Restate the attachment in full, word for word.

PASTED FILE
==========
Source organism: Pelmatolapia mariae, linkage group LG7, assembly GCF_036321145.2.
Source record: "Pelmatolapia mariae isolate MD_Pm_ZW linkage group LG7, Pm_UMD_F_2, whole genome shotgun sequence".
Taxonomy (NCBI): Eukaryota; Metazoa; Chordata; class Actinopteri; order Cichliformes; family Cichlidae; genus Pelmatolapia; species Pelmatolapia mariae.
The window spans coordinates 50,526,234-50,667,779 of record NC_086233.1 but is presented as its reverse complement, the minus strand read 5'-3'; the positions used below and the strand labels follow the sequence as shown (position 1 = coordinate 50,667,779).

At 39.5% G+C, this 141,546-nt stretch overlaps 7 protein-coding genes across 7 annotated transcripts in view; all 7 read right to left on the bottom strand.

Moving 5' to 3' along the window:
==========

Source organism: Pelmatolapia mariae, linkage group LG7, assembly GCF_036321145.2.
Source record: "Pelmatolapia mariae isolate MD_Pm_ZW linkage group LG7, Pm_UMD_F_2, whole genome shotgun sequence".
Taxonomy (NCBI): Eukaryota; Metazoa; Chordata; class Actinopteri; order Cichliformes; family Cichlidae; genus Pelmatolapia; species Pelmatolapia mariae.
The window spans coordinates 50,526,234-50,667,779 of record NC_086233.1 but is presented as its reverse complement, the minus strand read 5'-3'; the positions used below and the strand labels follow the sequence as shown (position 1 = coordinate 50,667,779).

At 39.5% G+C, this 141,546-nt stretch overlaps 7 protein-coding genes across 7 annotated transcripts in view; all 7 read right to left on the bottom strand.

Moving 5' to 3' along the window: